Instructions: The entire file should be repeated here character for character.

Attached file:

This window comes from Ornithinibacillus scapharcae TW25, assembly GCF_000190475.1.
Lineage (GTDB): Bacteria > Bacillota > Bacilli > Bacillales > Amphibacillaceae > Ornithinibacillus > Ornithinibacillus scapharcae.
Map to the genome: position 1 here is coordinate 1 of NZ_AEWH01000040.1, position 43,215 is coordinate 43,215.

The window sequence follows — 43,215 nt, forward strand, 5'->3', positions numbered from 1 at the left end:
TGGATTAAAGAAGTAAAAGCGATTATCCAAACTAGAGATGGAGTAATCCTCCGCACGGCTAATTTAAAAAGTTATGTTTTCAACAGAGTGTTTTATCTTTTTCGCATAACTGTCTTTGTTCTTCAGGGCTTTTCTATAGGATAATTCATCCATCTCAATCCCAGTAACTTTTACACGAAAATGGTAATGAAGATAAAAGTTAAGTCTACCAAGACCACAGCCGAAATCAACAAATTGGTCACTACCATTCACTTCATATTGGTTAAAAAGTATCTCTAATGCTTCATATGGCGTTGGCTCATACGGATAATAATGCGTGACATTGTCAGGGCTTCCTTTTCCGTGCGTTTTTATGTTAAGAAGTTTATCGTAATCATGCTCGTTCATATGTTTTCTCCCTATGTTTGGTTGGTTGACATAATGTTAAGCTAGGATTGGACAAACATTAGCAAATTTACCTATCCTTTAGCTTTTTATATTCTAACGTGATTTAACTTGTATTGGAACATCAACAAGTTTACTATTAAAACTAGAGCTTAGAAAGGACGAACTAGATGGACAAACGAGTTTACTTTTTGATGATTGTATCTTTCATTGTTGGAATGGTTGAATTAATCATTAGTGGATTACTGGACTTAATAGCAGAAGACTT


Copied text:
This window comes from Ornithinibacillus scapharcae TW25, assembly GCF_000190475.1.
Lineage (GTDB): Bacteria > Bacillota > Bacilli > Bacillales > Amphibacillaceae > Ornithinibacillus > Ornithinibacillus scapharcae.
Map to the genome: position 1 here is coordinate 1 of NZ_AEWH01000040.1, position 43,215 is coordinate 43,215.

The window sequence follows — 43,215 nt, forward strand, 5'->3', positions numbered from 1 at the left end:
TGGATTAAAGAAGTAAAAGCGATTATCCAAACTAGAGATGGAGTAATCCTCCGCACGGCTAATTTAAAAAGTTATGTTTTCAACAGAGTGTTTTATCTTTTTCGCATAACTGTCTTTGTTCTTCAGGGCTTTTCTATAGGATAATTCATCCATCTCAATCCCAGTAACTTTTACACGAAAATGGTAATGAAGATAAAAGTTAAGTCTACCAAGACCACAGCCGAAATCAACAAATTGGTCACTACCATTCACTTCATATTGGTTAAAAAGTATCTCTAATGCTTCATATGGCGTTGGCTCATACGGATAATAATGCGTGACATTGTCAGGGCTTCCTTTTCCGTGCGTTTTTATGTTAAGAAGTTTATCGTAATCATGCTCGTTCATATGTTTTCTCCCTATGTTTGGTTGGTTGACATAATGTTAAGCTAGGATTGGACAAACATTAGCAAATTTACCTATCCTTTAGCTTTTTATATTCTAACGTGATTTAACTTGTATTGGAACATCAACAAGTTTACTATTAAAACTAGAGCTTAGAAAGGACGAACTAGATGGACAAACGAGTTTACTTTTTGATGATTGTATCTTTCATTGTTGGAATGGTTGAATTAATCATTAGTGGATTACTGGACTTAATAGCAGAAGACTT